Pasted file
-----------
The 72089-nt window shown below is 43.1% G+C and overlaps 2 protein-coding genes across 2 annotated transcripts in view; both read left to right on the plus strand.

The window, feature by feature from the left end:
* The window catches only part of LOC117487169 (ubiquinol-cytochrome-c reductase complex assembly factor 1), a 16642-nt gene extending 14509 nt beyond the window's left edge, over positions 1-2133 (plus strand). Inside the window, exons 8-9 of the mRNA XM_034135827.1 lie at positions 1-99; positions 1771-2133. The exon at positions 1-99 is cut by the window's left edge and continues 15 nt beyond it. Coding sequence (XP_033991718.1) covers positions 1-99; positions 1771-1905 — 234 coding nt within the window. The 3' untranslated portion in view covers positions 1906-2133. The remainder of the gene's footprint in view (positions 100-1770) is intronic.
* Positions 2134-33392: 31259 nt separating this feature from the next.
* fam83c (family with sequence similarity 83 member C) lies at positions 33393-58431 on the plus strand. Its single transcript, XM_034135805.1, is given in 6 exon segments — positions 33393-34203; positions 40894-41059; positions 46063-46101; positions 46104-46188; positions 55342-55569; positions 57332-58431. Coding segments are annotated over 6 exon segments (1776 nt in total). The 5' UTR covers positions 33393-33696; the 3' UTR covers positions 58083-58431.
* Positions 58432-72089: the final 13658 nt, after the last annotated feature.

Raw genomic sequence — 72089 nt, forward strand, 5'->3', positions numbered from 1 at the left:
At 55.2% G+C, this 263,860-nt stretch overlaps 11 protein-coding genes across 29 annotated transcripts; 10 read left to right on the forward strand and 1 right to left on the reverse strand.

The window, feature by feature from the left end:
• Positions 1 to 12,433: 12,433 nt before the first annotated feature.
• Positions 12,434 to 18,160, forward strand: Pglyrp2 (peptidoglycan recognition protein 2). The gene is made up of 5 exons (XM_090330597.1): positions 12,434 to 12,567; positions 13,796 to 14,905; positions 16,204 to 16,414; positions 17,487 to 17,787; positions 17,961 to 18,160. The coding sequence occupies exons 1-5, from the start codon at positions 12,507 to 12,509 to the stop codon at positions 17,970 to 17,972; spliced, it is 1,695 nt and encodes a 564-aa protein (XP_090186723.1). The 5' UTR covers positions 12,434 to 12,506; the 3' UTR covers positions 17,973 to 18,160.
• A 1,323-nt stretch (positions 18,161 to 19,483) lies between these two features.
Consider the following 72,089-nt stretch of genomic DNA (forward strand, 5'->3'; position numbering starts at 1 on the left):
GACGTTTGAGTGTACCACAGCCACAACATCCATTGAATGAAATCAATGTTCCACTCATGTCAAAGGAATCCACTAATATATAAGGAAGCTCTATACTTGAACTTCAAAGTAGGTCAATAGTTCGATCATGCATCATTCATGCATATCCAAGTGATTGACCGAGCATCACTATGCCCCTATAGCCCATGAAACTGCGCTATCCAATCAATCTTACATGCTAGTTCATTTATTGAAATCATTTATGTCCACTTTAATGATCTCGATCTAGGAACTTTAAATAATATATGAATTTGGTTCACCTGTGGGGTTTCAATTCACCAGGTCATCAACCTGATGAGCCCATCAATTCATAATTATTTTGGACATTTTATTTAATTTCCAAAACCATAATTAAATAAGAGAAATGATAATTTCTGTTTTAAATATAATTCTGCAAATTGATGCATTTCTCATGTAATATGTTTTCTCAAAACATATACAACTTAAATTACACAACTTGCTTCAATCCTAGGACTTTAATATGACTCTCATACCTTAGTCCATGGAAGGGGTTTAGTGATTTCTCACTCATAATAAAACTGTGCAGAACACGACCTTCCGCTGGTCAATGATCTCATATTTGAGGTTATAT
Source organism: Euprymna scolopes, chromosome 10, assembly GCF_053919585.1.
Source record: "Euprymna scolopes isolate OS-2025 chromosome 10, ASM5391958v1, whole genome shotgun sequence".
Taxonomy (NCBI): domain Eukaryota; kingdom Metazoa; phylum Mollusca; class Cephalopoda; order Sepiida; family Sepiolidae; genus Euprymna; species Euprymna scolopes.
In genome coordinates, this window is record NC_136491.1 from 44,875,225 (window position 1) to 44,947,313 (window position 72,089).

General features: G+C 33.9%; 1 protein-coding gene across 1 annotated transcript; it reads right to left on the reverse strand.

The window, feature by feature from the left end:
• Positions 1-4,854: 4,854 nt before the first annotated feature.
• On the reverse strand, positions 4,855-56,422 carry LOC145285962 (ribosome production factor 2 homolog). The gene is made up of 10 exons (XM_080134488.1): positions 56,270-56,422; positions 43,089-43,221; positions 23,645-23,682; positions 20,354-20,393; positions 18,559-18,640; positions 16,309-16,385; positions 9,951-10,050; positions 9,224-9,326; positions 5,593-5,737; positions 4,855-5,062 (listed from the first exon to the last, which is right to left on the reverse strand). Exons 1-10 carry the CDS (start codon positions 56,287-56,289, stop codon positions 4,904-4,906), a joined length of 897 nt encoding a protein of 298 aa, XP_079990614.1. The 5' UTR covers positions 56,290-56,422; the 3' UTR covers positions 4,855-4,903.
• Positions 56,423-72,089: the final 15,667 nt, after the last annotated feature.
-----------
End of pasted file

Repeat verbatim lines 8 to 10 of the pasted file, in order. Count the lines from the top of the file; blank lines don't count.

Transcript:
At 55.2% G+C, this 263,860-nt stretch overlaps 11 protein-coding genes across 29 annotated transcripts; 10 read left to right on the forward strand and 1 right to left on the reverse strand.

The window, feature by feature from the left end:
• Positions 1 to 12,433: 12,433 nt before the first annotated feature.